The animals I’ve loved have taught me far more than I’ve taught them. For example: Animal behaviorists say that cats are loners. And this is sometimes mistaken for proof that cats don’t care. False. I know this because I’m a loner, and the person that first taught me to care was a tiger-striped tabby named Zipper.
We moved to the L.A. suburb of La Mirada when I was seven. I was a dreamy only-child who lived in his head and had yet to find a friend. Then one day I heard screaming two houses up the block. I ran to see what was going on and discovered a man beating a skinny little cat with a broom. The man’s daughter had trapped it under a milk basket, claiming it followed her home. So the overstressed (make that evil) man decided “to teach the cat a lesson.” By killing it. Without thinking, I scooped it up and ran off.
We had nearly a dozen cats during the years I was growing up, and all distributed their affections equally. Except Zipper. I was Zipper’s hero. And he was my BFF (best feline friend). He walked me to the corner when I headed for school and met me there when I came home. He listened attentively as I read aloud under the covers, then put his head on the pillow beside mine and saw me off to other worlds. When my first human friend arrived, the lesson Zipper had taught me was clear:
A true friend is always there—to send you off and welcome you home.
A decade passed. I hadn’t cried in years. Somehow, whether due to a hormonal shift or the break-up up with my high school sweetheart, I’d grown a shell of emotional sterility, and had come to accept it as my new norm. But the moment I brought Ginnie (half Irish Setter, half Golden Retriever, all love) home from the animal shelter she began to chew away the shell.
At first I thought she was stupid because she couldn’t seem to grasp the idea of stay. She got sit. But if I moved away, she’d drag her padded posterior after me, being faithful to remain in a “sitting” position, until she’d reached her beloved.
When we ran out of money and moved back in with my parents, Mom bought a life sized stuffed German shepherd “just for fun” and put it in the den. Ginnie was heart-broken. She lay down in a corner and stayed there for days (now she got stay). I finally dragged the faux-shepherd over to her, and punched it to show I didn’t love it the way I loved her. She nipped it a few times for good measure, then adopted it as her pet, and was happy again.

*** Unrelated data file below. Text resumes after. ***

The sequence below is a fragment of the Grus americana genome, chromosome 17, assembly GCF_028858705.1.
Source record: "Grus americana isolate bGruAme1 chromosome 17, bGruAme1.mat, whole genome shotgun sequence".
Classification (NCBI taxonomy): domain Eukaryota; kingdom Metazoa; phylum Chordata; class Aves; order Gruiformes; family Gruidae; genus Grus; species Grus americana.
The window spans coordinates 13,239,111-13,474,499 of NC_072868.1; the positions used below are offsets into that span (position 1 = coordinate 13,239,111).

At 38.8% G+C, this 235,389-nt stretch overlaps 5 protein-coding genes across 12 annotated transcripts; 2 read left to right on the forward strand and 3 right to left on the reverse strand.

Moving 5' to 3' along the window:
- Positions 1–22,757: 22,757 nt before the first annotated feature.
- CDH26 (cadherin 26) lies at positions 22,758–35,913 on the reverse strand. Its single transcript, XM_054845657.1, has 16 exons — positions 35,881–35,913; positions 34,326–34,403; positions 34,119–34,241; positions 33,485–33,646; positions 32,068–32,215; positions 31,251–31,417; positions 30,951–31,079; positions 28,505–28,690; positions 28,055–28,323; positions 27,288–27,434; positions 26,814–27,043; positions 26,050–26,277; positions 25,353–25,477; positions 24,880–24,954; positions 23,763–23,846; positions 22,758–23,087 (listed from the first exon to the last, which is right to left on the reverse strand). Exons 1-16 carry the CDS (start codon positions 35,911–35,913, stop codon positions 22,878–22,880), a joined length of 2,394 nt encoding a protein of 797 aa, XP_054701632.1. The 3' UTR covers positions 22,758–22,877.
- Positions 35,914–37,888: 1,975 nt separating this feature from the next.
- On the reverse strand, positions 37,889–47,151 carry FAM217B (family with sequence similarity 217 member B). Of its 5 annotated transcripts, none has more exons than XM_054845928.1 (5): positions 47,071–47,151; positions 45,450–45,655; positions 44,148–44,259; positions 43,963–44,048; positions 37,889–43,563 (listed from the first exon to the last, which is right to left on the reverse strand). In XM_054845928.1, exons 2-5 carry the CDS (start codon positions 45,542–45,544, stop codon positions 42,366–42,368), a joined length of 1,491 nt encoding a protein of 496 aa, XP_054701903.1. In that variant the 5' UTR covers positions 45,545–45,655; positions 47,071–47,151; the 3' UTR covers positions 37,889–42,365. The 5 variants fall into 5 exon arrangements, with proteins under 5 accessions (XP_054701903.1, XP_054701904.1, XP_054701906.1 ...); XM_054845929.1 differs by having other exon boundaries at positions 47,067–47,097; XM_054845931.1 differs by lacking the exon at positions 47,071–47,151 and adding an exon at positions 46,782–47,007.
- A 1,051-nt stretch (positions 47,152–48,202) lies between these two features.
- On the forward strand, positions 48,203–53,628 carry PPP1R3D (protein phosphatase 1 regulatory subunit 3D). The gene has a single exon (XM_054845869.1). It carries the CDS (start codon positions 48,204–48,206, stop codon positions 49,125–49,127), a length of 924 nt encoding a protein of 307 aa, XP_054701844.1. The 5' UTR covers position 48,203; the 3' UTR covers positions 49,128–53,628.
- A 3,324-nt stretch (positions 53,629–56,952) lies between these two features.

When she died, I cried without reservation.
The shell was gone.
Flopsy-Jean Teemley was a chocolate brown Holland lop, and the first child my wife Trudy and I raised together. We’d only been married a few months when we spotted her in a bunny bin at a local pet shop. She was ridiculously cute. But she was also wild and afraid. Rabbits survive by running away, so she spent the first week in her new home cowering in corners. I complained to Trudy that I’d wanted a real pet, not an untamable thing that couldn’t love me back.
It wasn’t until our friend Mary ruffled Flopsy’s fur backwards that we discovered the key to her heart: she may have been of Dutch heritage, but she was a total fan of Swedish massage. Somehow, wildly aggressive rubbing demonstrated trust and affection to her in a way that nothing else could. When we did this she’d turn into a happily mesmerized bunny rug. Soon she was waiting at the door when we came home, racing excitedly around our feet, and performing “crazed bunny” leaps for our delight.
By the time our first human child was born, Flopsy was middle-aged. She was wary of this teetering creature, and soon resigned herself to letting it be the new household entertainer. But she was always near, a permanent member of the family no matter who else was added.
Flopsy-Jean was seven when she began to die. She’d remained in her hutch for nearly two weeks, refusing to eat or even sip at her water bottle. I went to check on her, fearing to find her dead. I put a few oats in front of her—nothing—then stood and started to walk away.
Suddenly there was movement in the corner of my eye. Somehow, after remaining motionless for nearly a week, Flopsy had managed to climb out of her hutch and drag herself over to me. I bent down and stroked her nose. She nudged my hand. So I got down on my belly, face to face with her.
And then, in as clear a “goodbye” as I’ve ever received, she pressed her cheek against mine and just held it there. I wept, told this formerly wild animal I loved her, gently cradled her in my arms, and then carried her back to her hutch.
By the next morning she was gone. But not from my heart.
It was the most profound communion I’ve ever experienced with an animal. I knew—knew—that God was speaking to me through her. What He was saying I’m still unraveling. That He means for us to love and learn from animals—certainly. But more, I suspect.